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Research on voice-assisted technology shows promise for therapeutic applications


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Findings published in JMIR Rehabilitation and Assistive Technology is a specialist in UK speech therapists using voice-assisted technology (VAT) (Alexa, Siri, etc.) with their clients to identify potential applications and barriers to VAT adoption, thereby informing future research directions. reported a positive experience.

They reported using VAT with 10 different client groups, including people with dysarthria (motor-language disorders that cause problems with speech quality and clarity) and users of augmented and alternative communication technologies.

Many people report using this technology to improve their clients’ speeches, facilitate speech practice at home, and increase intelligibility and volume.

Most therapists said it could have a positive impact on their clients’ speech, independence and self-confidence, and said they would like to try VAT in the future.

“Speech and language therapy (SLT) is a medical profession related to the assessment, diagnosis and treatment of both communication and swallowing disorders,” says Dr Orla Duffy of the University of Ulster.

Speech therapists support a wide range of people in pediatrics and adults and work in a wide range of settings.

Despite providing core services in rehabilitation and long-term care, especially in acquired or degenerative neurological conditions, SLT, like many others, has been impacted by funding cuts. .

A study by the Royal College of Speech and Language Therapists found that more than 80% of the National Health Service’s services are facing staff reductions, the scope of services has been reduced, and 8% of services have been completely discontinued. It has been.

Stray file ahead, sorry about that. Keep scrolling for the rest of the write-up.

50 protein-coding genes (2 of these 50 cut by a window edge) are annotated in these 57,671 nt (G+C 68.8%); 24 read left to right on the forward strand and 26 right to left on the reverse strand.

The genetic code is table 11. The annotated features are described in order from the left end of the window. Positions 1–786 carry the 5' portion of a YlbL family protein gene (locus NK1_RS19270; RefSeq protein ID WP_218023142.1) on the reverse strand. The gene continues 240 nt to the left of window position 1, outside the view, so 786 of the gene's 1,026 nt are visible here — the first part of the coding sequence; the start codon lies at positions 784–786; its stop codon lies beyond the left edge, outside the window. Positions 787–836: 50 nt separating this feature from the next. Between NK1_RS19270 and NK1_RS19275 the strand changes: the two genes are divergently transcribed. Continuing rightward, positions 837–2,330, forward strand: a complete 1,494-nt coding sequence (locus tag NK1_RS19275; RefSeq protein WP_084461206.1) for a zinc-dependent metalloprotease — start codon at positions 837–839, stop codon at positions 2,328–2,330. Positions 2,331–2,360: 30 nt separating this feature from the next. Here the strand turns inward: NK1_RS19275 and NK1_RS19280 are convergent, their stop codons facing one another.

Augmented Alternative Communication (AAC) is used to describe a variety of assistive communication methods, including nonverbal strategies such as gestures and body language, the use of picture books and communication charts, or various technologies that act as alternatives. terminology. Voice communication aid.

Dr. Roisin McNaney of Monash University said: of low-cost off-the-shelf consumer technology. ”

A team of researchers from Monash University and the University of Ulster have concluded that VAT is used in clinical practice by a number of UK-based SaLTs.

Dr. Pranav Kulkarni, Monash University candidate, said: “Wide adoption of technology is limited by a lack of professional opportunity, training, and understanding.While other studies have explored the interaction of technology with several client groups, this study , presents opportunities and challenges from this perspective for practitioners.”

This data demonstrates increased engagement and empowerment of clients with communication disorders and the potential to achieve therapeutic outcomes.

Different responses suggest that the field is ripe for research and development investigating the role of VAT in evidence-based clinical practice. Purpose of supportive therapy.

Gestures can improve understanding of language disorders

For more information:
Pranav Kulkarni et al, Speech and Language Practitioners’ Experiences of Commercially Available Voice-Assisted Technology: Web-Based Survey Study, JMIR Rehabilitation and Assistive Technology (2021). DOIs: 10.2196/29249

Courtesy of JMIR Publications

Quote: Study on voice-assisted technology shows promise for therapeutic applications (1 August 2022) on 1 August 2022 Retrieved from assisted-technology-therapeutic.html

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